It’s a goal that Russia has been allowed to pursue for 20 years to the point, according to Matviichuk, where it has become a pattern of behavior. “This hell we are going through now is the result of Russia’s complete impunity, which they have enjoyed for decades, as they have committed horrific crimes in Chechnya, Moldova, Georgia, Mali, Libya and Syria, they were never punished for,” she said. “They believed they could do whatever they wanted because they are members of the UN Security Council.
The concept of fundamental human rights has been eroded so that freedoms now depend on where a person lives due to the lack of response, she says. “It is very dangerous to live in a world where your security does not depend on the rule of law but on whether or not your country belongs to a military bloc. This is a dangerous development path for humanity.
Matviichuk’s organization won the 2022 Nobel Peace Prize in conjunction with Memorial, a Russian human rights group banned by the Kremlin, and veteran Belarusian activist Ales Bialiatski, who is held in prison without trial in his native country. At the time of the announcement this month, some Ukrainian politicians wondered aloud if a joint Ukraine-Russia award was appropriate. “Interesting understanding of the word ‘peace’,” tweeted presidential adviser Mykhalio Podolyak.
But the president of the Kyiv-based Center for Civil Liberties brushes it off with a familiar universalism. “Freedom and human rights have no limits,” says Matviichuk. She says her group was congratulated by Andriy Yermak, the president’s chief of staff, in a meeting shortly after the award was announced, although she says her organization has had disagreements with the Ukrainian government, including over the reform of the security services.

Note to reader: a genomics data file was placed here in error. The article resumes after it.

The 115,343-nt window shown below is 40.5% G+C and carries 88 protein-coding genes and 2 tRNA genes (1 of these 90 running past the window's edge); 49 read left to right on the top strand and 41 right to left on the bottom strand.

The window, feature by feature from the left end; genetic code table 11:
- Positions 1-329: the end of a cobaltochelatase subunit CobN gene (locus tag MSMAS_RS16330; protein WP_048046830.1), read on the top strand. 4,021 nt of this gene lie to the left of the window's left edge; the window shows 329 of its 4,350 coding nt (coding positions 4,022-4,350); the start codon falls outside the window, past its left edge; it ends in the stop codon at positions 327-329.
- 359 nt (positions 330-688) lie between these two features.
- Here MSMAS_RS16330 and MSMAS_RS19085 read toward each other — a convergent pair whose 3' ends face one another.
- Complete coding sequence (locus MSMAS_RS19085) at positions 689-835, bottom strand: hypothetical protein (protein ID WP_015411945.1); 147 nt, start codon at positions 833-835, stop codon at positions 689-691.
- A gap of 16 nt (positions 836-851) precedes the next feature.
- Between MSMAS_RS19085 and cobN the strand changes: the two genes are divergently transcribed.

His key argument is that in the current conflict, war crimes risk going unaddressed and going unpunished, even when attracting full international attention. “We are in a situation where the national system is overloaded with an extreme number of crimes and the International Criminal Court will limit its investigation to a few selected cases. So we have a liability gap.
Providing more resources to local justice and the international tribunal in The Hague is only part of the answer, she says. This raises the question of whether Matviichuk thinks there could be a role for a special Ukrainian war crimes tribunal, similar to the Nuremberg trials of surviving Nazi leaders at the end of World War II.
“We must find the courage and establish an international tribunal to detain Putin, [Alexander] Lukashenko [the Belarus president] and other responsible war criminals,” says Matviichuk. But his suggestion would be that it starts working now, not like Nuremberg did “only after [the] The Nazi regime had collapsed”. Justice “must be independent of Putin’s power. We can’t wait,” she said.
Does the international community have the will to try to attack Russia on this issue? Matviichuk argues that the peace prize can help move the case forward. “We will use this platform to promote justice and accountability to achieve lasting peace,” she says, before resorting to a key moral argument. “We must bring justice to the people who suffered horrific atrocities.”